On the surface, it was a junior varsity softball game, played on a Jersey City Little League field. It’s not exactly headline-making material.
But a closer look shows that it was truly a special event, remembering a truly special young lady.
Just two years ago, Victoria Beckner was a vibrant, alive, beautiful teenager who loved to play softball and basketball – and was very good at both. She had just graduated from Our Lady of Mercy grammar school in the Greenville section of Jersey City and was all set to attend McNair Academic in the fall. She had her entire life in front of her.
“She could play anywhere,” said Victoria’s father, James Beckner. “She could pitch, play the infield, catch even. She did everything. Softball and basketball were her thing.”
In the summer of 2008, Victoria attended a softball camp to get ready for high school softball. She slid into second base during one game and came up limping.
“After that happened, her knee started to swell,” said Jeanne Beckner, Victoria’s mother. “We didn’t think much of it at the time. She complained that it was bothering her. We took her to a doctor and they said at first it was probably a torn meniscus.”
The Beckner family went on their annual vacation to Wildwood Crest that August and Victoria’s knee pain worsened.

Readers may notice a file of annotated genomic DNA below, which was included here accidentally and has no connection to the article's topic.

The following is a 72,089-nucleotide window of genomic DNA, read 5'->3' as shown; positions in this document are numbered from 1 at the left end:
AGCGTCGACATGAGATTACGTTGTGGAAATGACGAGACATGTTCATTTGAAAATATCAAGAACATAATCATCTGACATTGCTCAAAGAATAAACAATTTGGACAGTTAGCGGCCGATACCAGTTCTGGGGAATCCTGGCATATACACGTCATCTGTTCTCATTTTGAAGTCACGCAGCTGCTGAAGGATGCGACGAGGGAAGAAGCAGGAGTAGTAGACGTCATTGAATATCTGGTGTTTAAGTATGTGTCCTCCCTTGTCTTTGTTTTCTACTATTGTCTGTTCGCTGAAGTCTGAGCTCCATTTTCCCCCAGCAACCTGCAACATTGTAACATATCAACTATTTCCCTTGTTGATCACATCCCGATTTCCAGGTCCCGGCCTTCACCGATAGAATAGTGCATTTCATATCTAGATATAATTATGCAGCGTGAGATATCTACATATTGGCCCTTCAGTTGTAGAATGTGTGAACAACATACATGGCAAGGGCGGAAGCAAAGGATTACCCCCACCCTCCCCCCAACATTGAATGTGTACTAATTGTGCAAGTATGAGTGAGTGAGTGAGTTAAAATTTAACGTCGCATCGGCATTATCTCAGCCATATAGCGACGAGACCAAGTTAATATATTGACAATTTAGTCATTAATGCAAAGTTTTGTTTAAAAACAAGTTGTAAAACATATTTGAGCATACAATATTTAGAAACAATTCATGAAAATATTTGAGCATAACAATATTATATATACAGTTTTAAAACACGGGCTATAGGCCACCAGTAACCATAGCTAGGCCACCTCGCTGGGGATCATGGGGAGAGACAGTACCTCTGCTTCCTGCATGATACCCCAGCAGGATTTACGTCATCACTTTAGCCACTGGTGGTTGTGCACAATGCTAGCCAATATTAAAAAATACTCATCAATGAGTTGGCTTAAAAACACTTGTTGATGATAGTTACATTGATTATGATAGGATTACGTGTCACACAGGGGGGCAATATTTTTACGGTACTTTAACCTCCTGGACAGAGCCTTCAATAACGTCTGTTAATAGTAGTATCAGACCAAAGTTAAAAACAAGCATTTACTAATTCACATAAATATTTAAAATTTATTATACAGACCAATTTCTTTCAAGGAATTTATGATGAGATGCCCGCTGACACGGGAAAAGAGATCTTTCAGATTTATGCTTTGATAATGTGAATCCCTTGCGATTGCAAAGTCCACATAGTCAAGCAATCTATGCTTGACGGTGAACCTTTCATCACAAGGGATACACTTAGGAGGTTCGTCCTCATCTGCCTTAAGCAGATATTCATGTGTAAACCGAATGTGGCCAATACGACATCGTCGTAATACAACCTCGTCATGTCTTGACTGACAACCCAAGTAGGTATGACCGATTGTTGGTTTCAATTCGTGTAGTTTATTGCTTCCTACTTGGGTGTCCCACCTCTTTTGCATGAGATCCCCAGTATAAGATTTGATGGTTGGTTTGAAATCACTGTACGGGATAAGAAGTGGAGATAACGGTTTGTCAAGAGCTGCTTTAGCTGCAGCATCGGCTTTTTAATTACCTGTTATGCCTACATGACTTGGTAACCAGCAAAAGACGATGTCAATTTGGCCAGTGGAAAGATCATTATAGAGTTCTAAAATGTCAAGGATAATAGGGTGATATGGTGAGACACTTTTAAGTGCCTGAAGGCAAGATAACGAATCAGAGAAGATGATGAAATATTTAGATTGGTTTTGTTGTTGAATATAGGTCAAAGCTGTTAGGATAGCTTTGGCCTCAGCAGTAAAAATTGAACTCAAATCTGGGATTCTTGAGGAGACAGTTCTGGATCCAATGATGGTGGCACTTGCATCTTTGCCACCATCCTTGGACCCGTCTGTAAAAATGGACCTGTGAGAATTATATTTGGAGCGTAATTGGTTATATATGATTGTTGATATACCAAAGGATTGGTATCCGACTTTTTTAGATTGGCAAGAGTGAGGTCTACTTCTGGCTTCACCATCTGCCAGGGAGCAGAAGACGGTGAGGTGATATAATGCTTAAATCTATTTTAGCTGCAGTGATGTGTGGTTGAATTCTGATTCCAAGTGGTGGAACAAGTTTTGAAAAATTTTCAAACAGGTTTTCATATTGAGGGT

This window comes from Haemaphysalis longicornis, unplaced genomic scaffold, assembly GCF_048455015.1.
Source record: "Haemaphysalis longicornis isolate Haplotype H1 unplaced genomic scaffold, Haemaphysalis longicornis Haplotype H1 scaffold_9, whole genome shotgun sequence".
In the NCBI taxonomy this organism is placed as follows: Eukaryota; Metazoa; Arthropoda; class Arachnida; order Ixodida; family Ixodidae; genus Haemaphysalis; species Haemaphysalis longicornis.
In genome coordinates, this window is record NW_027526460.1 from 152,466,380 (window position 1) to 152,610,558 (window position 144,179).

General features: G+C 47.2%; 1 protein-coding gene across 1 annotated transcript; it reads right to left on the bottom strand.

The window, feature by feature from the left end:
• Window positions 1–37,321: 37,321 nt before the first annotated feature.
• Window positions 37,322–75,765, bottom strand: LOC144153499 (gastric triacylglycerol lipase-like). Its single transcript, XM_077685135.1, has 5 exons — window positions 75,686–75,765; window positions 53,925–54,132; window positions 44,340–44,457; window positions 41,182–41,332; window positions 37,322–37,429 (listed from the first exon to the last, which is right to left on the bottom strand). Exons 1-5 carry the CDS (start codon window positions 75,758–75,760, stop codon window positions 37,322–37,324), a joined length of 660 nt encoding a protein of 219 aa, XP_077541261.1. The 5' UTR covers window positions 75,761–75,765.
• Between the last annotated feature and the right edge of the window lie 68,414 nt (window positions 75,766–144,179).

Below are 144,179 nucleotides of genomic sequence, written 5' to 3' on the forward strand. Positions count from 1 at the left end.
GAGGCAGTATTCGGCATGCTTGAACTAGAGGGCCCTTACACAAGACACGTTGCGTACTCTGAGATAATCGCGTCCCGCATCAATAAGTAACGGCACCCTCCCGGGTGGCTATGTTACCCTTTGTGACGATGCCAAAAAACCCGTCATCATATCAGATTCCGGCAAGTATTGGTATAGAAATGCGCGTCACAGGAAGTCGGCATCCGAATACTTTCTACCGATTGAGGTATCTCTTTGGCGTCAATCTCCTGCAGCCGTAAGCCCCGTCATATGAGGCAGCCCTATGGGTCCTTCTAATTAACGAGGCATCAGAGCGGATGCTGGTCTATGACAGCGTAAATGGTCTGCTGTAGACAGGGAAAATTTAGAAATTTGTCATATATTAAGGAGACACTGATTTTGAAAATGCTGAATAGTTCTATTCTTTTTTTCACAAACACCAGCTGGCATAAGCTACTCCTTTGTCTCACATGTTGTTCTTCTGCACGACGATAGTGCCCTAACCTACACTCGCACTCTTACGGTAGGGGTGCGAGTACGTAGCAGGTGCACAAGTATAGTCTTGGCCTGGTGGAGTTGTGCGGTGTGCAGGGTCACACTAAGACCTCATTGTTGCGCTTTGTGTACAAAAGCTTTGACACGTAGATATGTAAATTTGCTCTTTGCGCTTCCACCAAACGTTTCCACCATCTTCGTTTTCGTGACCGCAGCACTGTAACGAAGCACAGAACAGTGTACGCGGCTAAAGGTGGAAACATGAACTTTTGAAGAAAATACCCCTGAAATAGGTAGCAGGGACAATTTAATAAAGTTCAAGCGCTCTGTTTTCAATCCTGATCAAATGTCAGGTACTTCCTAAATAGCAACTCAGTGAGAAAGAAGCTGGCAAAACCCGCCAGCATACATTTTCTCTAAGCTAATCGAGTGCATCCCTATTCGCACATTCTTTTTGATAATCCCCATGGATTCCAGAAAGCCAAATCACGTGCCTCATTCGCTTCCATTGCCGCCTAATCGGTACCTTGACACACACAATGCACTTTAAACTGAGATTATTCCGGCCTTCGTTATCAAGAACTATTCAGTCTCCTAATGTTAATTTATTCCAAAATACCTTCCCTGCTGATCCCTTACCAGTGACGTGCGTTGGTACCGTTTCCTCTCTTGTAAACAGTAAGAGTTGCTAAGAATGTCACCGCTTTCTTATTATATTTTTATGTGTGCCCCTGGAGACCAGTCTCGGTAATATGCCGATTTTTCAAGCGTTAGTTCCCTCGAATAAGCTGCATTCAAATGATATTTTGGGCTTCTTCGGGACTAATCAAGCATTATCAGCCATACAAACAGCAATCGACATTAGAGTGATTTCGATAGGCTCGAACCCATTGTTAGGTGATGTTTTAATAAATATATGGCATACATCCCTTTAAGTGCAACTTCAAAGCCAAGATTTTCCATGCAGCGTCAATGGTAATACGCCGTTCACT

“She couldn’t walk at all,” James Beckner said. “We had to rent her a wheelchair to get around.”
James and Jeanne took their daughter to the emergency room in Cape May to see if they could give her relief from her pain.
“They thought maybe it was a calcium deposit behind her knee,” James Beckner said. “No one thought what it was.”
A specialist gave the Beckners the bad news. It was cancer. She had osteoscarcoma, bone cancer behind her knee. Victoria was immediately transported to Sloan Kettering Memorial Hospital on August 8.
“She never left the hospital,” her father softly said.
By the time Victoria Beckner had reached Sloan Kettering, she was already in stage four of her cancer. It had already spread to other parts of her young body.
“They operated on her right away, but that never stopped her,” James Beckner said. “She fought like heck for nine months, but she lost her battle May 4 of last year.”
Victoria Beckner was just 14 years old, less than a month shy of her 15th birthday. When other teenagers are preparing for the rest of their lives, Victoria’s was over.
“Not a day goes by where we don’t think of her,” James Beckner said.
Last week, many of Victoria’s friends and former teammates remembered her as well. Some people who didn’t even know her even paused to reflect to remember her.
Michelle Poznanski is the junior varsity softball coach at McNair Academic. She never met Victoria, but heard of the heart wrenching tale.
“I knew that Victoria was accepted into McNair,” Poznanski said. “I also knew that she came from Our Lady of Mercy, where I came from. I knew she played for the College Little League softball program, where I played as well. So we wanted to do something special to remember Victoria.”
So Poznanski organized a week of games to be played on the same field that Victoria Beckner once patrolled as a player. It was the Victoria Beckner Memorial Week, with McNair welcoming the JV teams from Memorial, Holy Family Academy, Dickinson, University Charter, and St. Dominic Academy to College Little League field for games, all honoring McNair’s fallen angel.